1. Introduction

The continuous rise in global human population makes the expansion and intensification of our current food production systems necessary. In addition, in order to mitigate negative environmental impacts, it is also desirable to design new productive models with the capability to save energy cost, to reduce greenhouse gas emissions, to minimize waste disposals, and, even more, to recycle nutrients inside the system. From this approach, traditional food production systems have been under public eyes being questioned about its sustainability [1, 2]. One example is the case of aquaculture industry. Like other human activities, its problems concern the scientific community in many ways, but principally for its large waste discharges into environment and its accelerative growing rate [3]. However, as a result of the continuous innovations in the field, it has been possible to develop economically feasible systems capable to cultivate species at high densities, even with unfavorable climatic regime and limited water availability [3, 4]. These kinds of proposals are nowadays considered as culture models for sustainable food production systems [5].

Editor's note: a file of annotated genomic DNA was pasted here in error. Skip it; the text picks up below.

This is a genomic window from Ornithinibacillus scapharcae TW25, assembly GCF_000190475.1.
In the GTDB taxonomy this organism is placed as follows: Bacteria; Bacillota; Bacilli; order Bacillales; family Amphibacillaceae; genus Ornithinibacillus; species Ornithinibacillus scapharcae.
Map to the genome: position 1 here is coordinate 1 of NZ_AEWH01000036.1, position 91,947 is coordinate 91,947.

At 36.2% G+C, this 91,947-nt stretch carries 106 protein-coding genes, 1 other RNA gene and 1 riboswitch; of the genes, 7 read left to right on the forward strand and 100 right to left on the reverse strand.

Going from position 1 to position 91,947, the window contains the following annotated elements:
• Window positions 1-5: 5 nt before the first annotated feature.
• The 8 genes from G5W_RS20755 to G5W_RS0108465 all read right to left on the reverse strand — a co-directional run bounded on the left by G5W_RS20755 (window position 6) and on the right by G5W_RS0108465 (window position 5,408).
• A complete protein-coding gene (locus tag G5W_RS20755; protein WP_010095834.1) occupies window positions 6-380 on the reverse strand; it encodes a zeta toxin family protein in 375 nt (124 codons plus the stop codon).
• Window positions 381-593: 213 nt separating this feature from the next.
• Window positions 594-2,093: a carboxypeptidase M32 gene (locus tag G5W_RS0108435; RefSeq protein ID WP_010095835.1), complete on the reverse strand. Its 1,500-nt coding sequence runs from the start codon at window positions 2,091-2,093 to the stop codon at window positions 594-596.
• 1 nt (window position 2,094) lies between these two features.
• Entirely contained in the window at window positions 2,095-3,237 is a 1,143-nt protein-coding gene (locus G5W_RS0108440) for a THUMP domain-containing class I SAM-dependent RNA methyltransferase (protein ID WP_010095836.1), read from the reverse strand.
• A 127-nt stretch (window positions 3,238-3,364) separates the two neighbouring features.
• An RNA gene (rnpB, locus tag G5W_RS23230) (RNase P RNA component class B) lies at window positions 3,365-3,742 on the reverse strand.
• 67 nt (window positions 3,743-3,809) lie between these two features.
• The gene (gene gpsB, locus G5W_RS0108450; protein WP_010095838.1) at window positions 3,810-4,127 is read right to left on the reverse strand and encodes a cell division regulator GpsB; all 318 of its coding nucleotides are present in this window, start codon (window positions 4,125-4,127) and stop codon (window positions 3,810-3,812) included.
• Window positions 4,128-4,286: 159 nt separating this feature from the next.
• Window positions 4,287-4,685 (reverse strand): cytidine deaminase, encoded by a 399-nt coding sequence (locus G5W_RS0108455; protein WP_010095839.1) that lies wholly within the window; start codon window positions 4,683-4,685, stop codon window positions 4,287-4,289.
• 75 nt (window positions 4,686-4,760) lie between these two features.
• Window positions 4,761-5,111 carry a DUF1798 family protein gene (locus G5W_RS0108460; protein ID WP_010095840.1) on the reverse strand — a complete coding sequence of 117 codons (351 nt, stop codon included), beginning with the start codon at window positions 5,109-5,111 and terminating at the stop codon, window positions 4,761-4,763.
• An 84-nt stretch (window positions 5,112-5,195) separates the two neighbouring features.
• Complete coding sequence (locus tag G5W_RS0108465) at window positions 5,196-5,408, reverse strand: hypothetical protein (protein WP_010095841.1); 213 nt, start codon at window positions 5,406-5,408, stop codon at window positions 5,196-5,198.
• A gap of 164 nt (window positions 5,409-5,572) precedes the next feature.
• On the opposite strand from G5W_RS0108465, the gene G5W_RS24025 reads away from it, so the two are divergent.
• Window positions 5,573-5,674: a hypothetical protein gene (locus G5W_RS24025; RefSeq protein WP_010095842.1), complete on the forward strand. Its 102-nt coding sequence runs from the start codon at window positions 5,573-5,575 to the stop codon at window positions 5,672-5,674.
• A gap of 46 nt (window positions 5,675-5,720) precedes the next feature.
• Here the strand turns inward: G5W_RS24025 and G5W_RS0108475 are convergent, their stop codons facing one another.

Recirculation aquaculture systems (RAS) have been developed due to environmental restrictions in many countries with land and water limitations. RAS allows a reduction of water consumption due to waste management and nutrient recycling [3]. Historically, the concept of practical and efficient food production systems is not new. Cultures of China, Perú, and México had integrative systems which produce aquatic species and vegetables near to region of consumption [6]. In the XX century, the first attempts to create practical, efficient, and integrative fish production systems alongside vegetables were made in the 70s with the work of Lewis and Naegel [79]. These systems are known with the term “aquaponics.”